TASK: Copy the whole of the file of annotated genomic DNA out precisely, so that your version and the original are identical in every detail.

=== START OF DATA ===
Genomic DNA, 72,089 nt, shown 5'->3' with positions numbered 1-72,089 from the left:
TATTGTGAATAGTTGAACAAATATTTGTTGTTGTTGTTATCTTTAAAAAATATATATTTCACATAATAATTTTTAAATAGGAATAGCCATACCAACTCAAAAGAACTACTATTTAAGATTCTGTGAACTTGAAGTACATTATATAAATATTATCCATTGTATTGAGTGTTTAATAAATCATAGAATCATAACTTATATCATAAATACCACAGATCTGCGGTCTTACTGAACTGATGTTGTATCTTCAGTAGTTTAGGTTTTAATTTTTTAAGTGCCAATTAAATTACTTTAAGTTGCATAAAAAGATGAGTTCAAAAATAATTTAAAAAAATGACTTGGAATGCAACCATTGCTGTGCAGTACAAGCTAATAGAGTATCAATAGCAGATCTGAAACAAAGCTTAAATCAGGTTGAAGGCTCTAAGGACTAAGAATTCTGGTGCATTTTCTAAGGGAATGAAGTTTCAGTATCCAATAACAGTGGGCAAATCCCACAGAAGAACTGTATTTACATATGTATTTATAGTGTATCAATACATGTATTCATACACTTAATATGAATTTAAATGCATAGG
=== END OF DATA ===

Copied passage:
Genomic DNA, 72,089 nt, shown 5'->3' with positions numbered 1-72,089 from the left:
TATTGTGAATAGTTGAACAAATATTTGTTGTTGTTGTTATCTTTAAAAAATATATATTTCACATAATAATTTTTAAATAGGAATAGCCATACCAACTCAAAAGAACTACTATTTAAGATTCTGTGAACTTGAAGTACATTATATAAATATTATCCATTGTATTGAGTGTTTAATAAATCATAGAATCATAACTTATATCATAAATACCACAGATCTGCGGTCTTACTGAACTGATGTTGTATCTTCAGTAGTTTAGGTTTTAATTTTTTAAGTGCCAATTAAATTACTTTAAGTTGCATAAAAAGATGAGTTCAAAAATAATTTAAAAAAATGACTTGGAATGCAACCATTGCTGTGCAGTACAAGCTAATAGAGTATCAATAGCAGATCTGAAACAAAGCTTAAATCAGGTTGAAGGCTCTAAGGACTAAGAATTCTGGTGCATTTTCTAAGGGAATGAAGTTTCAGTATCCAATAACAGTGGGCAAATCCCACAGAAGAACTGTATTTACATATGTATTTATAGTGTATCAATACATGTATTCATACACTTAATATGAATTTAAATGCATAGG